THE progress of science in the past century has reduced the world to the unity of interdependence. A civil war in America brings starvation to the cotton towns of Lancashire. An injury to the credit-structure of Germany may involve a panic on the Paris Bourse. Not less notable than this web of complex interweaving is the pace at which change proceeds. Feudal Japan can become, as it were overnight, the modern state. Men are still living to whom the railway was an incredible innovation; and their children will doubtless watch aerial traffic blot out the distance between London and New York.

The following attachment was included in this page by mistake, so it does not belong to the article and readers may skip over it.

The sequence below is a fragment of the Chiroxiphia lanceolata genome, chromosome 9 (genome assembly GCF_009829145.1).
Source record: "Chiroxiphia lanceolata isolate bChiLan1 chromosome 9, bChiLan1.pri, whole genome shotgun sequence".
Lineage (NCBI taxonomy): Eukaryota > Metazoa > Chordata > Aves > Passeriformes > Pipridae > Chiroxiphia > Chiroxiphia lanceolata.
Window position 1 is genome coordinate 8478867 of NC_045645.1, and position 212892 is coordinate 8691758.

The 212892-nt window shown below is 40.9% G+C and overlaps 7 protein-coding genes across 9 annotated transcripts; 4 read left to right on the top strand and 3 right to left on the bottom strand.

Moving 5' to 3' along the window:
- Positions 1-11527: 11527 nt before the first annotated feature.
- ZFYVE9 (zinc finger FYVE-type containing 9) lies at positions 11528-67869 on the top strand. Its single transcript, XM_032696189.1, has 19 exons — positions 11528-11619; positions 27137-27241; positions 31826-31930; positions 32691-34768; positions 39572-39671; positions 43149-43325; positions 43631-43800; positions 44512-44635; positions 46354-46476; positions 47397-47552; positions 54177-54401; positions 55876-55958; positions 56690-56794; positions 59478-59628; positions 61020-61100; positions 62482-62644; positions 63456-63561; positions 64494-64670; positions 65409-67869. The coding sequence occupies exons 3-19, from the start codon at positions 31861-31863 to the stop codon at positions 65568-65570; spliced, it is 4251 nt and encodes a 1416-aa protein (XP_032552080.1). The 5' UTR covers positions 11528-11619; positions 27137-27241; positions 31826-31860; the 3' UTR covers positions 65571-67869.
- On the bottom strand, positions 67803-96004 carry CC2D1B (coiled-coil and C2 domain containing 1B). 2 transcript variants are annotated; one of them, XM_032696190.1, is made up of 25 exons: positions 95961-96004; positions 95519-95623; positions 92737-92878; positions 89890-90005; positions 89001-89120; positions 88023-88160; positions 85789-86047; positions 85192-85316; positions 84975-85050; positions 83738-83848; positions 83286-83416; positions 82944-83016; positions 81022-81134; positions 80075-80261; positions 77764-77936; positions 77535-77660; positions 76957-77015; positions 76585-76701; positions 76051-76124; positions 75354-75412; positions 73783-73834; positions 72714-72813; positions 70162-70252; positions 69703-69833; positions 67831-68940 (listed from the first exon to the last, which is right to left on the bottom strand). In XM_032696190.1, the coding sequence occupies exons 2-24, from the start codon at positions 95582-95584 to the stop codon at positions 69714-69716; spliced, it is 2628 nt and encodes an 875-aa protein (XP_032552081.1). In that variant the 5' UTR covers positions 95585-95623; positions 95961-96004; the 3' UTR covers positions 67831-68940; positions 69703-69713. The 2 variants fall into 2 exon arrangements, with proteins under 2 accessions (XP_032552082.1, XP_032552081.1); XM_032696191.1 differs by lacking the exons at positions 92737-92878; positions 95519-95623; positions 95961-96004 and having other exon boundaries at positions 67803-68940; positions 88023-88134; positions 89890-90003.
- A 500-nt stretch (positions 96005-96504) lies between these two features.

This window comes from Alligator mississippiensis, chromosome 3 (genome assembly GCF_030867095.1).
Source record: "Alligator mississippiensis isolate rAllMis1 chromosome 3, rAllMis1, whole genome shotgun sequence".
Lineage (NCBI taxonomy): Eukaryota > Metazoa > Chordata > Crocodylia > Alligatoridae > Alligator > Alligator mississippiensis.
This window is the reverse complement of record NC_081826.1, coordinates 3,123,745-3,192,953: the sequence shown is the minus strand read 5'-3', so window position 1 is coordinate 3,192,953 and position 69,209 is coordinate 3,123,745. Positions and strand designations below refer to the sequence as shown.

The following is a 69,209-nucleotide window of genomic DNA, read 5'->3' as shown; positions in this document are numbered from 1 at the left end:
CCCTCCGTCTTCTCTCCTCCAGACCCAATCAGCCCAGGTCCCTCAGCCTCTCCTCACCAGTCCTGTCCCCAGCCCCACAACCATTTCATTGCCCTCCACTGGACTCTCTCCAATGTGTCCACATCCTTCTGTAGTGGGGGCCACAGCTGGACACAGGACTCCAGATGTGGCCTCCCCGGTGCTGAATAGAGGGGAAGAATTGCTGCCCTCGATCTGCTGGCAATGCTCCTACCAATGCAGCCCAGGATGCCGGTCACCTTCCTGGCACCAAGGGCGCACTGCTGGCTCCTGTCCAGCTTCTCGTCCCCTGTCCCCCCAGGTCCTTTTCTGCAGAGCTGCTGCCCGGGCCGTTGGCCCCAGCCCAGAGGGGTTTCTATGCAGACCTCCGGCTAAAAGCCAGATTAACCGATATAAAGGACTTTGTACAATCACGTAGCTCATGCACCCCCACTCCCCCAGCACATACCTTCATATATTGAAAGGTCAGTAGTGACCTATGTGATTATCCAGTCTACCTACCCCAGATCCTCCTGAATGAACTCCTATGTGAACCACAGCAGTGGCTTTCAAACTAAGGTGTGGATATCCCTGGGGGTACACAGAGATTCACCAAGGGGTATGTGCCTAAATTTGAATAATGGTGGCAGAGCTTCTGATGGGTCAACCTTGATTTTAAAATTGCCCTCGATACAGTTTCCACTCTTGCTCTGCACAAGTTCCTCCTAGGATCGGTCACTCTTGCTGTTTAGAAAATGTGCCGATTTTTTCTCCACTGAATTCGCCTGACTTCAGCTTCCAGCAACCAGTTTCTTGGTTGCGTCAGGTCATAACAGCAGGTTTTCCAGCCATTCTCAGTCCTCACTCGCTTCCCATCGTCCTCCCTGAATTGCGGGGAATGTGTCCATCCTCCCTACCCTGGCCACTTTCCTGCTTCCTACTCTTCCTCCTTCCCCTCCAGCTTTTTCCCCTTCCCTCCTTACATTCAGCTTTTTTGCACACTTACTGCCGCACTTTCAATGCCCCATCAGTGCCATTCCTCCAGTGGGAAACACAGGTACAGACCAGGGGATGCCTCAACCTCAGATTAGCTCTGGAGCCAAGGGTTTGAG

We pay, of course, the price for scientific development. The complexity that ensues involves a necessary fragility in the machine. The working of our social institutions depends, as never before, upon the maintenance of peace. The mechanisms of civilization are so delicate that they respond like the needle
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